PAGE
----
Growth Of Tablet Market Slowing: IDC


The boom times of the tablet market appear to be leveling off. That's the word from researcher IDC in its Worldwide Quarterly Tablet Tracker, released Thursday. In 2013, sales growth of tablets and so-called 2-in-1 or convertible devices soared by 51.6 percent from the prior year. But sales for the year to date tapered off considerably, and are on track to increase from last year's numbers by just 19.4 percent, the researcher reported.

What's more, actual quarterly sales figures caused IDC to adjust its earlier 2014 forecast of 260.9 million units downward by 3.6 percent, to about 251.5 million units. In the report, IDC says that the change is due largely to a decrease in consumer demand and an installed base in mature markets that's near a saturation point. "In mature markets, where many buyers have purchased higher-end products from market leaders, consumers are deciding that their current tablets are good enough for the way they use them," said Tom Mainelli, IDC's program vice president for devices and displays, in a statement. "Few are feeling compelled to upgrade the same way they did in years past, and that's having an impact on growth rates."

Prices, too, are beginning to fall. Paradoxically, thanks to the growth of higher-priced commercial products and a migration toward those units and away from value-priced models. "After years of strong growth, we expect the white-box tablet market to slow in 2014 as consumers move to higher-end devices that work better and last longer," said Mainelli. In 2012, the average selling price of a tablet, or 2-in-1, fell by 18.3 percent from the prior year, and in 2013 dropped by another 14.6 percent. But the market may be near the bottom as the forecaster expects prices in 2014 to fall by just 3.6 percent.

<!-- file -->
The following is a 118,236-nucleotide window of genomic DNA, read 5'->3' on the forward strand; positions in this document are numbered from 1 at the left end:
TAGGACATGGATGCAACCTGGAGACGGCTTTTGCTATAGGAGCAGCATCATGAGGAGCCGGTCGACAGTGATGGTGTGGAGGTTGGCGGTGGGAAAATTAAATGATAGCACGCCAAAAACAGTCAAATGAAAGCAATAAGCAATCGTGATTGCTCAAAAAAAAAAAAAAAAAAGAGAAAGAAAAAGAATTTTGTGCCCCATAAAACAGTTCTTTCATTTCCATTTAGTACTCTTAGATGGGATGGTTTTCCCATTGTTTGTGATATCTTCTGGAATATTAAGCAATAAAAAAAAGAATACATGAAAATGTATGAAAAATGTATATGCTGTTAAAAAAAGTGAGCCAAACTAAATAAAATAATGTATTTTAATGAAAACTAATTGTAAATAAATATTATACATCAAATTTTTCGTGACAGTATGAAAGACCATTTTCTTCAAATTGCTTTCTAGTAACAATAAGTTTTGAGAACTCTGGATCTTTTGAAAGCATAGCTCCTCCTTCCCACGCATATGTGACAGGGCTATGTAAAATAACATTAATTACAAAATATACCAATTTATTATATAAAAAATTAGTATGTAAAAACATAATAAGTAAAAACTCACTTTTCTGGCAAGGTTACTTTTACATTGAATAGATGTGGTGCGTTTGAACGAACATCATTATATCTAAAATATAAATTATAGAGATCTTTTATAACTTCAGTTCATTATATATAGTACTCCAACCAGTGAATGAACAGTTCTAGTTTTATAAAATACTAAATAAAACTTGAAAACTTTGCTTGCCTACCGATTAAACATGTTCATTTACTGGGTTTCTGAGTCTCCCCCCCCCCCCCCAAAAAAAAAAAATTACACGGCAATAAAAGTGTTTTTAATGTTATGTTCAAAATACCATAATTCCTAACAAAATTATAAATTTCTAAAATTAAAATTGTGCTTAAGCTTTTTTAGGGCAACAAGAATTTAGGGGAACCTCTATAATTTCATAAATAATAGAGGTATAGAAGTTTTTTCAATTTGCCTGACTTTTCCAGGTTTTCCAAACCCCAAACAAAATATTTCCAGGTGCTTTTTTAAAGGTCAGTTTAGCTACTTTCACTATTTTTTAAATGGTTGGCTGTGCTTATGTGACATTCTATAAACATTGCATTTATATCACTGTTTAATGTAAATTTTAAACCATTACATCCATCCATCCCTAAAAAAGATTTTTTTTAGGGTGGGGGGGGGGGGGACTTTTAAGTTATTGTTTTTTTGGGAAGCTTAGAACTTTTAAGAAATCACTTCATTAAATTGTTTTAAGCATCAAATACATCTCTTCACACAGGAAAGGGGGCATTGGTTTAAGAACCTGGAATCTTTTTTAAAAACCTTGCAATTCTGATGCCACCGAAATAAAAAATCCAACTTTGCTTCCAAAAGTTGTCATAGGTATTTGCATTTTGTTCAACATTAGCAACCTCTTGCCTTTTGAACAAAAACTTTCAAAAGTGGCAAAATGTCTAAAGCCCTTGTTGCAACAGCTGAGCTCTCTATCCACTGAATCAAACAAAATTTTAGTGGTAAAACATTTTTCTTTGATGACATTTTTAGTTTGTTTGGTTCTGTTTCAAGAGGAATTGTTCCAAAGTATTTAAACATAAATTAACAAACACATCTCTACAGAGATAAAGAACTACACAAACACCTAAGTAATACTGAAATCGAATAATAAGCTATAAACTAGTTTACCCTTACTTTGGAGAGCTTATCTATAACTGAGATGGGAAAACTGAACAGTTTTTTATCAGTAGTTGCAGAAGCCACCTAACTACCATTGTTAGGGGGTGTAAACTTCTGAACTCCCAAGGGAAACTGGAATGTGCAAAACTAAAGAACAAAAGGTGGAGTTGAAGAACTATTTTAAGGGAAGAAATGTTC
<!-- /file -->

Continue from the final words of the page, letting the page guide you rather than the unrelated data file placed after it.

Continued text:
[Related: Android Gains Ground On Apple In Tablet Race; Microsoft Still Struggling]

There's also a change afoot in terms of the mix of consumer and commercial sales. Actual numbers from 2013 showed that 89 percent of tablet devices went to consumers, while just 11 percent were destined for the enterprise. But the forecaster expects to see a 3 percent drop in consumer sales in 2014 and a corresponding increase on the commercial side. And by 2018, consumers are expected to represent 82 percent of worldwide sales, while 18 percent will be sold to companies.

Much of the growth in commercial tablet sales is expected to be in vertical markets across all SMB, enterprise, and in education spaces. According to Jitesh Ubrani, an IDC research analyst for the Worldwide Tablet Tracker report, growth in commercial markets will represent a boost to Microsoft Windows. "The choice of operating system will be a key differentiating factor when it comes to success in the commercial segment," he said. "Though Android and iOS will remain dominant, we expect Windows-based devices to capture more than a quarter of the market as its benefits become apparent, thanks to a growing adoption of 2-in-1s."

PUBLISHED MARCH 6, 2014